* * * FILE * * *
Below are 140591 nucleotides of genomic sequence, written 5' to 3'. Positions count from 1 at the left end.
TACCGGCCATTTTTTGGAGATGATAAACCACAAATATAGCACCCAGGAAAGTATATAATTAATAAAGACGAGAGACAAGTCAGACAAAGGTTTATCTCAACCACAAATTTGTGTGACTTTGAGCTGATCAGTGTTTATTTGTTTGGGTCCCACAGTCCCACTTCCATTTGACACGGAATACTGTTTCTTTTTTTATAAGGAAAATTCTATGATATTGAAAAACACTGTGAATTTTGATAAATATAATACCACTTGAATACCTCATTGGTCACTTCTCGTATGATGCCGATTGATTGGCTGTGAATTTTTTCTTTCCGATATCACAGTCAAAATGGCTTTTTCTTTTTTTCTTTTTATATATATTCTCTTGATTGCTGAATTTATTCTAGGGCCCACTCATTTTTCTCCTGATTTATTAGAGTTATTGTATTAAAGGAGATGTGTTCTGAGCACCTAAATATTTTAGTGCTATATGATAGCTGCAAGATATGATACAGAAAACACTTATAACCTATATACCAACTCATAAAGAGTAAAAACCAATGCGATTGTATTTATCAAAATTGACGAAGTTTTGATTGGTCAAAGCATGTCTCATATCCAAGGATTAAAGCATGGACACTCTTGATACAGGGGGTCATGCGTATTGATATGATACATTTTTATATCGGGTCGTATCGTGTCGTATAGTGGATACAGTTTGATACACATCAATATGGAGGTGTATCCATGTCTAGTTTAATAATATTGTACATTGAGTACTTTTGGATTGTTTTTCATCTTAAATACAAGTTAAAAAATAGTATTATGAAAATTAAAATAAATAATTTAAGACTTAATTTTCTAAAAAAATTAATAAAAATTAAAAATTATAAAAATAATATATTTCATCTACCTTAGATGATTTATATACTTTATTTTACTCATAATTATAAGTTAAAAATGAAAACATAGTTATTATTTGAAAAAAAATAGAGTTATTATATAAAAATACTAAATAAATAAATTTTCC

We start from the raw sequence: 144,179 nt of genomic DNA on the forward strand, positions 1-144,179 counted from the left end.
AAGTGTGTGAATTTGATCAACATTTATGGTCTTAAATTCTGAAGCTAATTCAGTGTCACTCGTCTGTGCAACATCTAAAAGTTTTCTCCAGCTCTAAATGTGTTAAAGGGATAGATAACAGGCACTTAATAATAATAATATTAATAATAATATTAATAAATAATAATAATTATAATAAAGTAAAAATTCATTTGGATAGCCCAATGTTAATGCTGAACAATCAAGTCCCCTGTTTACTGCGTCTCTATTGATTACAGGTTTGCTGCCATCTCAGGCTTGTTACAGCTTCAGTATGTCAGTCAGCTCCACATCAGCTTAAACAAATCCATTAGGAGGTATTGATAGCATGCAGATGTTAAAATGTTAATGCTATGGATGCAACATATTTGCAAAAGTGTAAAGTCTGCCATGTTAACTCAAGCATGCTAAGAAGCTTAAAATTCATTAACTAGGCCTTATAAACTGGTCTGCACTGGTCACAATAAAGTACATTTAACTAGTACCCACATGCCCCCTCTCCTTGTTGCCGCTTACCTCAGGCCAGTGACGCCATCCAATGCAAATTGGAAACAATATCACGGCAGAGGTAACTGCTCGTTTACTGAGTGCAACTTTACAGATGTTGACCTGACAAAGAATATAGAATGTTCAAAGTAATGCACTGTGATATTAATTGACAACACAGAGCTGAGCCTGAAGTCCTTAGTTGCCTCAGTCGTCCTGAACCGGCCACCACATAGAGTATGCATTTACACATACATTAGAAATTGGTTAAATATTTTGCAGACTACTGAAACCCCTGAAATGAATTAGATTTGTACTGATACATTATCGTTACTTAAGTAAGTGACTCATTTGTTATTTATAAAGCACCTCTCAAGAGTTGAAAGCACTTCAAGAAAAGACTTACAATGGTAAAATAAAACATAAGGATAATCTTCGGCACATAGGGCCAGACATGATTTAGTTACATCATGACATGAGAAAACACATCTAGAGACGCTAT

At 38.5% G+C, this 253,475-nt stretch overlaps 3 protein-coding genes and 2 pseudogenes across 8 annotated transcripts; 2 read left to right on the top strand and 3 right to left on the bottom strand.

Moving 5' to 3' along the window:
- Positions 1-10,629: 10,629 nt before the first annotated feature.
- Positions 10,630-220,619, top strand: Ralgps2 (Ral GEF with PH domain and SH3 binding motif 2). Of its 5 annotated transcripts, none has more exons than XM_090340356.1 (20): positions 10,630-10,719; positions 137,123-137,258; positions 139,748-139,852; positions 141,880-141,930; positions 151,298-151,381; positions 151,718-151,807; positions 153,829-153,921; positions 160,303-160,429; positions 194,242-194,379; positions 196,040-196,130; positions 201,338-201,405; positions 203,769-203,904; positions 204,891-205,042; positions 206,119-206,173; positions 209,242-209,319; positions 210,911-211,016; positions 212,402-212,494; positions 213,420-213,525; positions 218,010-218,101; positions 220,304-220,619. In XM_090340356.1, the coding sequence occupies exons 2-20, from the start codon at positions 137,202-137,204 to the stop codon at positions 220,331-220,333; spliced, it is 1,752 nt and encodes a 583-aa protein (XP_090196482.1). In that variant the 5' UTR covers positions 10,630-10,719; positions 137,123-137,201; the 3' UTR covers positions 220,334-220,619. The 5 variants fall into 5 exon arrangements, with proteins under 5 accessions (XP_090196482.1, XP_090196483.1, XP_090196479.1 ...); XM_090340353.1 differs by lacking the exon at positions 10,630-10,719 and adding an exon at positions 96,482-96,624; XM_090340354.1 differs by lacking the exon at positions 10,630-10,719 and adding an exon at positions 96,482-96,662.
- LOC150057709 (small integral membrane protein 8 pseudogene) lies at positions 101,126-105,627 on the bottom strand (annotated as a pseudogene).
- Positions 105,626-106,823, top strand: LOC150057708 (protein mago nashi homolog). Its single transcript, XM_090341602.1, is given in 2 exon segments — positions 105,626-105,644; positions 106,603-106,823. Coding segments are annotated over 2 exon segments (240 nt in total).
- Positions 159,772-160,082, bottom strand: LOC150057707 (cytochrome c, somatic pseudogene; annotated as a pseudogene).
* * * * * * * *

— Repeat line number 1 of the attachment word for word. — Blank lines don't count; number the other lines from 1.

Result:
Below are 140591 nucleotides of genomic sequence, written 5' to 3'. Positions count from 1 at the left end.